Vero City Council skirts rate hike issue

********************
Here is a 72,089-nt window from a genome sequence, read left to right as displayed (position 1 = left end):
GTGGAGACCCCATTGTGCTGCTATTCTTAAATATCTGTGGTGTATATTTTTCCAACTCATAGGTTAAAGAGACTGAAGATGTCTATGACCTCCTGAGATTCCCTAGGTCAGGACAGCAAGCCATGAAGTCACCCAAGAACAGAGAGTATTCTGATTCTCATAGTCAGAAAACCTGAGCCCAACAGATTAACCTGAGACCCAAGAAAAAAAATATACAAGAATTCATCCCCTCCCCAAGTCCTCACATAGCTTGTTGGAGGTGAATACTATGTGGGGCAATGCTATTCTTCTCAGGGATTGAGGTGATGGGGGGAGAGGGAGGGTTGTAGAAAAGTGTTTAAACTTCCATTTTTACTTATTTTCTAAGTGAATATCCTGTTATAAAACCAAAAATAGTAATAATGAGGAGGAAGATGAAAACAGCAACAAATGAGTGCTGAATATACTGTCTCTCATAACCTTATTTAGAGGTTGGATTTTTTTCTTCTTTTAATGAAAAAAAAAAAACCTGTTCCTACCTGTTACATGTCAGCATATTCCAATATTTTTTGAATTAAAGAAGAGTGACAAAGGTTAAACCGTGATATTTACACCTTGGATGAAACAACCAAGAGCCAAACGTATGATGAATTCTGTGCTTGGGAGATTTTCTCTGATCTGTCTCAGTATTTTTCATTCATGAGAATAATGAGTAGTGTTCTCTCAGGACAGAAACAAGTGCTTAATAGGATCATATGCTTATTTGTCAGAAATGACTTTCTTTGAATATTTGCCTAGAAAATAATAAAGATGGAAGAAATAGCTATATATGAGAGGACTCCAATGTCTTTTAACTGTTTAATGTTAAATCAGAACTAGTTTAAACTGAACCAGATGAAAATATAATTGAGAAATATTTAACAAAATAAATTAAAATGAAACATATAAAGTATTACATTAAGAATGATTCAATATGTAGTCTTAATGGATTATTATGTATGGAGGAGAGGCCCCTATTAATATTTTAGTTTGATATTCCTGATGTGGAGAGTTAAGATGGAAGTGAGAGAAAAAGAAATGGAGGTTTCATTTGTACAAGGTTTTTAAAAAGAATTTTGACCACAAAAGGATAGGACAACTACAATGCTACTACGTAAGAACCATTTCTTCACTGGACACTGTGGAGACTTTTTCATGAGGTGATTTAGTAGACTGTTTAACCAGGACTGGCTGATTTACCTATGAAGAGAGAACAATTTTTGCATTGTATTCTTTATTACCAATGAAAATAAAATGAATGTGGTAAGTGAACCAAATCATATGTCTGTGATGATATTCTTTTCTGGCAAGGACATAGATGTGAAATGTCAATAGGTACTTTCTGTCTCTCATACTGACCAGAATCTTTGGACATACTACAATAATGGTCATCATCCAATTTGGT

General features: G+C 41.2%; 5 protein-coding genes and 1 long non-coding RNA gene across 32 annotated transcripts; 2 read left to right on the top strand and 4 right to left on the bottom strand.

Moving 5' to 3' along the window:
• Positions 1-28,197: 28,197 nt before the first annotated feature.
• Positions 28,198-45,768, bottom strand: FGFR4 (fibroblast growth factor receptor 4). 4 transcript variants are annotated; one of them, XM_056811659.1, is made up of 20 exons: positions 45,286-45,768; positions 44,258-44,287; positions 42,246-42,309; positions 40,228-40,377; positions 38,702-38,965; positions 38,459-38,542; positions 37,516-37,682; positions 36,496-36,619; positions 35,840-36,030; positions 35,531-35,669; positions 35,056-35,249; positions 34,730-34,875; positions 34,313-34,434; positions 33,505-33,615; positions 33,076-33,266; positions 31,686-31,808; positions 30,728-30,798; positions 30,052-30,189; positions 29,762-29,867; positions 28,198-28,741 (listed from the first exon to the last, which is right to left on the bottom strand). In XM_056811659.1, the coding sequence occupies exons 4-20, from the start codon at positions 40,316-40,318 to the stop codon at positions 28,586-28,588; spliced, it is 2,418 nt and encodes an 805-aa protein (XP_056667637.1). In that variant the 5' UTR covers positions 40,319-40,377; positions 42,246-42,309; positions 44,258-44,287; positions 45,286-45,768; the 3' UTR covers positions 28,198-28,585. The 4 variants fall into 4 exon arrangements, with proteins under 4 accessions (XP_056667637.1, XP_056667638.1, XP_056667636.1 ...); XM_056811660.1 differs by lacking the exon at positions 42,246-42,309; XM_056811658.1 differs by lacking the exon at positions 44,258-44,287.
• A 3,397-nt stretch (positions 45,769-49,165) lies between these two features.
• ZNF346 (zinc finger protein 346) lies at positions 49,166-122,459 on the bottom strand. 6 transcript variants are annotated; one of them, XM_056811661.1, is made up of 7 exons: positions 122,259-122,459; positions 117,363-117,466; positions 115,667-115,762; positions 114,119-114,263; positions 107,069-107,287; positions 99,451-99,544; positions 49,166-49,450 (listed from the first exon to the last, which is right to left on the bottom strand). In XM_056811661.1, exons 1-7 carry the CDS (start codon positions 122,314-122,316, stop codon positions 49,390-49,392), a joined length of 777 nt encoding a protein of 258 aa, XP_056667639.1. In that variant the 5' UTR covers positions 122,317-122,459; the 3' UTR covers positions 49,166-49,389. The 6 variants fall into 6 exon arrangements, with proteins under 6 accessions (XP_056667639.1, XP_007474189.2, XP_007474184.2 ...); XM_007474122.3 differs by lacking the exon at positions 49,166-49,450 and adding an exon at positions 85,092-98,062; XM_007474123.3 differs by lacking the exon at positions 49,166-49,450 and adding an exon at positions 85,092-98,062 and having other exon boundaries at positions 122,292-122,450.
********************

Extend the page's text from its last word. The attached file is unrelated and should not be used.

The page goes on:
By Lisa ZahnerVERO BEACH — In what should have been an earnest meeting Tuesday, taking a hard look the utility rate crisis facing customers of the City of Vero Beach electric, water and sewer systems, the City Council avoided focusing on the pain that the current electric bills and proposed water and sewer hikes are causing local residents.The purpose of the meeting was to review recommendations made by Henry Thomas of Public Resources Management Group, the consultant in charge of conducting the first rate study in 18 years for the utilties. No matter how pretty the color graphs and charts, the news was somber. Rates are going up, at a time when the user — neither the average family nor the average business — can afford it. The base rate, called the customer charge, will be going up by about 10 percent for residential customers, which the consultant predicts will be offset by decreased power costs when the City switches to the Orlando Utilities Commission as its power broker in January. The City is expecting a 20 percent decrease from summer 2009 rates, but those rates are up about 21 percent from this spring. One problem facing the City is that it cannot control fuel costs — the main driver of the price increases — any more than the average driver can control the price of gasoline at the pump. Currently, the average Vero Beach electric customer is paying 50 to 58 percent more for the same amount of power than a Florida Power and Light customer. Under the proposed rates, City customers would be paying a little less than 20 percent more than FPL. For the 1,000 kWh customer, that’s about $20 per month more than FPL.While the Council avoided addressing why the electric utility is virtually broke when it started out the year with $14.5 million in its coffers or why the water and sewer utilities have been running a “cash negative” operation for months, according to Finance Director Steve Maillet, council members did urge residents to conserve energy to reduce their bills.”I saved $85 on my electric bill by going up one degree to 79 and by turning off four of the five fans,” Abell said.Councilman Tom White asked Electric Utility Director R.B. Sloan to investigate whether the City could offer a rebate program to customers for installing energy-efficient appliances or enhancements in their homes. Sloan said he would come back to the council with arguments for doing so, and that the new rate structure would support such efforts as it includes a lower price for 1,000 kilowatt hours to encourage conservation.With regard to water and sewer, the Council raised combined rates by 37 percent starting in October, with substantial increases planned out for the next five years, to meet the costs of operating and maintaining the system, and maintaining the cash that the utilities pay into the general fund. Nearly $11 million from utility bills is sent to general City coffers each year for uses other than maintaining the utilities or to help contain those costs.Tom Rhodes II came to the meeting, urging council members to provide some relief from soaring rates. He is the father of two and said his family budget will be hit hard by the water and sewer increases. “It’s not a family-friendly rate structure or increase,” he said.He is also a small business owner who will be severely injured by a more than 50 percent increase in his water and sewer bills over the next five years. Unfortunately, he doesn’t have a choice but to stay put in his two current locations.”With a laundromat, you have so much investment in plumbing and electrical, sewer and the air-conditioning units, you don’t pick up and move a laundromat,” he said. “With the 37 percent increase in water and sewer going into effect this year, I’ll have to raise the prices by 50 cents per load on the washers.”Rhodes, who runs the family business with his mom and dad, said the rate increases will hurt the people who are his customers, working-class folks. “The members of the City Council obviously don’t use a laundromat very often,” he said. “It’s the people who make less than $35,000 per year, have large families and a lot of them rent their homes and don’t have a washer and dryer. Asking them to pay an extra 50 cents per load is a lot for them, on top of the increase they’re going to be paying in their utility bills, but I have to keep making a profit or I can’t stay in business.”Rhodes said he will set up meetings with the council members individually to explain the plight of the small business owner in dealing with the prospect of these huge blows to the bottom line.Public hearings will be held on the rate increases later this month.

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